In June 2020, four major publishers—John Wiley & Sons and three of the big five US publishers, Hachette Book Group, HarperCollins and Penguin Random House—filed a lawsuit against the Internet Archive, claiming the non-profit organization, “is engaged in willful mass copyright infringement.”
The lawsuit stems from the corporate publishers response to an innovative temporary initiative launched by the Internet Archive during the first months of the coronavirus pandemic called the National Emergency Library. Given the impact of the public health emergency, the Internet Archive decided to ease its book lending restrictions and allow multiple people to check out the same digital copy of a book at once.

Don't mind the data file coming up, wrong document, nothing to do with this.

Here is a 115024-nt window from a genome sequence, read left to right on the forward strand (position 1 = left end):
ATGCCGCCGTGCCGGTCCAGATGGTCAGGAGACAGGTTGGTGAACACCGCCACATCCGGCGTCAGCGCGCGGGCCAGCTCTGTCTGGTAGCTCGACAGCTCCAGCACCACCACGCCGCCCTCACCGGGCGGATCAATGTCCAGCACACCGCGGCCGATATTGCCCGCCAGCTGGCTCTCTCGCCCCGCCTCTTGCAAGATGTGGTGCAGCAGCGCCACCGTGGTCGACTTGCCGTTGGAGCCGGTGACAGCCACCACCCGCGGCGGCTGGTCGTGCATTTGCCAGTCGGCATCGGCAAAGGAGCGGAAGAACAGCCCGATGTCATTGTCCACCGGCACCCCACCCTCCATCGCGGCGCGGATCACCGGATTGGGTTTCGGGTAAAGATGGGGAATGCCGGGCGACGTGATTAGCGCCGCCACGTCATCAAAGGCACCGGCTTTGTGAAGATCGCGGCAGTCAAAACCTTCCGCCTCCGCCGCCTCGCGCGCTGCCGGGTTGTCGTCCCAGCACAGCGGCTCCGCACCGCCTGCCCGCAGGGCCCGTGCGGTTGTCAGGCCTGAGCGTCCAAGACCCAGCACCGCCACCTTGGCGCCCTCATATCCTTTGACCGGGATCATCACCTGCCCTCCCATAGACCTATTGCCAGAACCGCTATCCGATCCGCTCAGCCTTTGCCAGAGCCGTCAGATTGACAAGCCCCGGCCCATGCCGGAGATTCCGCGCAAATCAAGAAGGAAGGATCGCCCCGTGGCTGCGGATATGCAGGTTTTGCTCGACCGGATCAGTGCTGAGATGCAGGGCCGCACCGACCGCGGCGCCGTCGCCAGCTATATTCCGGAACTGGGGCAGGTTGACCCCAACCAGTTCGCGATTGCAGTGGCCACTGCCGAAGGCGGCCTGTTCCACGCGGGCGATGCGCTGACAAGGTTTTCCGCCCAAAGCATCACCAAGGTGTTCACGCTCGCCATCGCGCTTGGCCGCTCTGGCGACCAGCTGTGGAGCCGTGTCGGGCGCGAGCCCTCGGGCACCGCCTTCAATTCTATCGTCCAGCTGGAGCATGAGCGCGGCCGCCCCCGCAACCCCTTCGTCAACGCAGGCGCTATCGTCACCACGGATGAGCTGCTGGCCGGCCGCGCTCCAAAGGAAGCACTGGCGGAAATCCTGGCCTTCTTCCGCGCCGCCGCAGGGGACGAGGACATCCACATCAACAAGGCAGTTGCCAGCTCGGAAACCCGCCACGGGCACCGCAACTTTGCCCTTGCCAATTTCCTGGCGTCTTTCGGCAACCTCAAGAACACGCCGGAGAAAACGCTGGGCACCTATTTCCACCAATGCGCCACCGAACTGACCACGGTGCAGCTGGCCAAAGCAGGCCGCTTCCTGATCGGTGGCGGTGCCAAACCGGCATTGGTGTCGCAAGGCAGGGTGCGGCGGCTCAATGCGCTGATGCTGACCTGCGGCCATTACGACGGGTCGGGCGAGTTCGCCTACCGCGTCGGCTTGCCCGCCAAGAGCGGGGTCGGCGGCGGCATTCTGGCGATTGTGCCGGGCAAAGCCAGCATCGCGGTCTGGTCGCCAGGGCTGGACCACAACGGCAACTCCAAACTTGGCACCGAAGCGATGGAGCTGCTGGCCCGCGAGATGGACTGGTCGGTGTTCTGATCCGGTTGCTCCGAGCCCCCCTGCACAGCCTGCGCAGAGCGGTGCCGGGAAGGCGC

Up to that point, the Internet Archive had established a practice of purchasing copies of printed books, digitizing them and lending them to borrowers one at a time. When it kicked-off the emergency lending program, the Internet Archive made it clear that this policy would be in effect until the end of the pandemic. Furthermore, the archive’s publishers said that this program was in response to library doors being closed to the public during the pandemic. Under conditions where the Internet Archive was the only means of access to titles for many people, the policy was justified and a creative response to COVID-19.
However, even if the claim by the $25 billion publishing industry were true that the emergency lending program was damaging—and it is not—it is clear that the aim of their lawsuit is nothing less than the complete shutdown of the Internet Archive.